How to get your kids moving

Mar 26, 2010 at 11:58 a.m. ET

The increasing numbers of overweight and/or obese children is not just a food intake issue - it's an energy output issue, too. We, as a culture, are taking in far more that we put out, and our children are suffering. Throw in school budget issues and gym being reduced or eliminated in many schools and you have another part of the obesity epidemic.

Woman walking with kids

Whether you are dealing with an overweight child in your home or not, you are a part of creating the solution for all our children. Prevention of future issues is as critical as addressing current ones, and encouraging an actively lifestyle for your children and family is part of that.

A life less sedentary

The rise of the computer age has created a world far more connected than we ever imagined. Our ability to learn about cultures far and wide, communicate with the person sitting next to you or across the country, and broadcast the minutia of our lives in increasing every second. It was unfathomable 5 or 15 years ago - much less 50 years ago. Yes, this is great in many, many ways.

Yet at the same time we are far less connected with the world right outside our windows. We are so attached to our media and our screens and our virtual worlds that we have become a dangerously sedentary people. We are not expending the calories we are taking in. Choosing to become less sedentary for and with your child is part of addressing childhood (and adult) obesity. Choosing to get outside to walk instead of retreating to the couch or the computer is not the easiest choice - our attachments to our screens is also the path of least resistance in many ways - but the choice is critical to addressing our children's and our culture's health for the long term.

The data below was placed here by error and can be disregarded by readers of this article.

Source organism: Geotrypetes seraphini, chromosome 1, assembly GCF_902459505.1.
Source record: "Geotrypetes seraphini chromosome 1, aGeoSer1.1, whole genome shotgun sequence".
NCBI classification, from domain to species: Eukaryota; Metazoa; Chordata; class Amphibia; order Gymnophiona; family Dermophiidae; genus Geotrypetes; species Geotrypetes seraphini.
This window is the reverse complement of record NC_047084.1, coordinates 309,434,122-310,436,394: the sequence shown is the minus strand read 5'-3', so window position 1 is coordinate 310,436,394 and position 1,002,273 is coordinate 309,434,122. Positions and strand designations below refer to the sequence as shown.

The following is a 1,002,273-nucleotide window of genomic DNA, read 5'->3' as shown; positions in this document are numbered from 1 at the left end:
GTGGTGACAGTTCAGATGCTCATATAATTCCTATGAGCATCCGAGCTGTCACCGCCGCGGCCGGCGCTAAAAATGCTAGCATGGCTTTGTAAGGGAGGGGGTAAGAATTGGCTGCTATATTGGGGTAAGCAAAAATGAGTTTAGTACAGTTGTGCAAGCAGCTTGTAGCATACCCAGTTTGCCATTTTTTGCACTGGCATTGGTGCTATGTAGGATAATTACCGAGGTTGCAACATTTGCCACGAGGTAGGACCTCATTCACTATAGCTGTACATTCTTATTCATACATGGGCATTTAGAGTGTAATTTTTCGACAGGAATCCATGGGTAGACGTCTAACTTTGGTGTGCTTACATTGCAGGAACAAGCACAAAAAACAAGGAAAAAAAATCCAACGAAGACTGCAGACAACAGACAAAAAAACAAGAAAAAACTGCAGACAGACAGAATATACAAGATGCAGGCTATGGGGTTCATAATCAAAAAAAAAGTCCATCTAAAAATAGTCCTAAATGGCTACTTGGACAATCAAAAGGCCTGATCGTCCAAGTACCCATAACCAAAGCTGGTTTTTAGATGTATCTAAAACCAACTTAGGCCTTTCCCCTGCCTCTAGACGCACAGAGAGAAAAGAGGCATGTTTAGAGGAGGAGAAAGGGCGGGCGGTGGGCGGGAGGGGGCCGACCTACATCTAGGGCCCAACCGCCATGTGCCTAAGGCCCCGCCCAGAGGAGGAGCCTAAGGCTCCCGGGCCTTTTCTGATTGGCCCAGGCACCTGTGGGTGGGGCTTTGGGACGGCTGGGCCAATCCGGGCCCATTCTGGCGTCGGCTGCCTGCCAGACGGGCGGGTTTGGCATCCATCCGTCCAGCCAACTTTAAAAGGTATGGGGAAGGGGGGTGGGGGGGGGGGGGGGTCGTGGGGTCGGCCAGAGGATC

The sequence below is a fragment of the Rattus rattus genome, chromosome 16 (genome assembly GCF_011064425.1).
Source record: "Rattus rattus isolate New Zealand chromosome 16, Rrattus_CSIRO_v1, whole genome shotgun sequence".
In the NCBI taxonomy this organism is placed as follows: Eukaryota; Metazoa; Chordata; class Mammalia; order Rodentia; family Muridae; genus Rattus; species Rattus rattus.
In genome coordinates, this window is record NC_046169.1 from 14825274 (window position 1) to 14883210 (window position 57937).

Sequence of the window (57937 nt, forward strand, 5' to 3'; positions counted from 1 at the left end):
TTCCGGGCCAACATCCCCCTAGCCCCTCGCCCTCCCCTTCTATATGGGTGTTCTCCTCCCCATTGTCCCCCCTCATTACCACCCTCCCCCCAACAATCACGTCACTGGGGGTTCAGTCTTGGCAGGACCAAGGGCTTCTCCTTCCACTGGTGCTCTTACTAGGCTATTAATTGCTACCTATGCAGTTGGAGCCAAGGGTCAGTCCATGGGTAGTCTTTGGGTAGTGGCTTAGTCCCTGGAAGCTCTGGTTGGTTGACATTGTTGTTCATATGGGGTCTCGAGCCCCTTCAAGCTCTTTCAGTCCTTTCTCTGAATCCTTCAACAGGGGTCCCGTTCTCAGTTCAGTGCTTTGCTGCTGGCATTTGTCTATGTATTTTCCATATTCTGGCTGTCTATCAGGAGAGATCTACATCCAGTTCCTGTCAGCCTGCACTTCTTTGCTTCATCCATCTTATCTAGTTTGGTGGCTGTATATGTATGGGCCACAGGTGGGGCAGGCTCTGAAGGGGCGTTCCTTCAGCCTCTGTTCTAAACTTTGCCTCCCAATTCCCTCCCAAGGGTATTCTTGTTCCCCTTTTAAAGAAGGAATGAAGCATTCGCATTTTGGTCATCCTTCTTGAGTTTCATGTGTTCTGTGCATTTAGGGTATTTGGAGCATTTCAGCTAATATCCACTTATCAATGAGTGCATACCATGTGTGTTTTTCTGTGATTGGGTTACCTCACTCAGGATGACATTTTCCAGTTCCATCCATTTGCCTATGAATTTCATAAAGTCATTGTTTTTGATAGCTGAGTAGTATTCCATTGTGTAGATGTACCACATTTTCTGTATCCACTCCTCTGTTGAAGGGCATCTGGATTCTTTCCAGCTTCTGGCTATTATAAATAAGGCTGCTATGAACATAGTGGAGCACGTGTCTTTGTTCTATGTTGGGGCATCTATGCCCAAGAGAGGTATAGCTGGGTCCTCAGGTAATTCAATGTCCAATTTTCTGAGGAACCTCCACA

Create active opportunities

In our busy lives, it's not always easy to be as active as we know we should be. There are so many demands on us as adults, as parents, as workers; even if we know that we should be making the effort as an example to our children, it can be hard to fit it in.

You can create opportunities to be more active in small ways.

  • Start by turning off the screens, and limiting the amount of time your child is allowed to use various screens.
  • Make sure you have basic sports equipment in the house and ready for play outside as appropriate to the weather - then go outside and play catch with your child.
  • Find extra opportunities to walk with your child - whether it's walking to the store or parking in the furthest parking space or taking stairs instead of elevators.
  • Enroll your child in sports activities and classes and advocate for physical activity at your child's school.

These are all efforts that really don't take a lot of time - but to make a big difference in the relative activity and energy output of you and your child.

The childhood obesity epidemic won't be solved overnight, but with steady efforts by parents everywhere to monitor appropriate food intake and increased energy output, we as a culture can encourage a healthier future, child by child.

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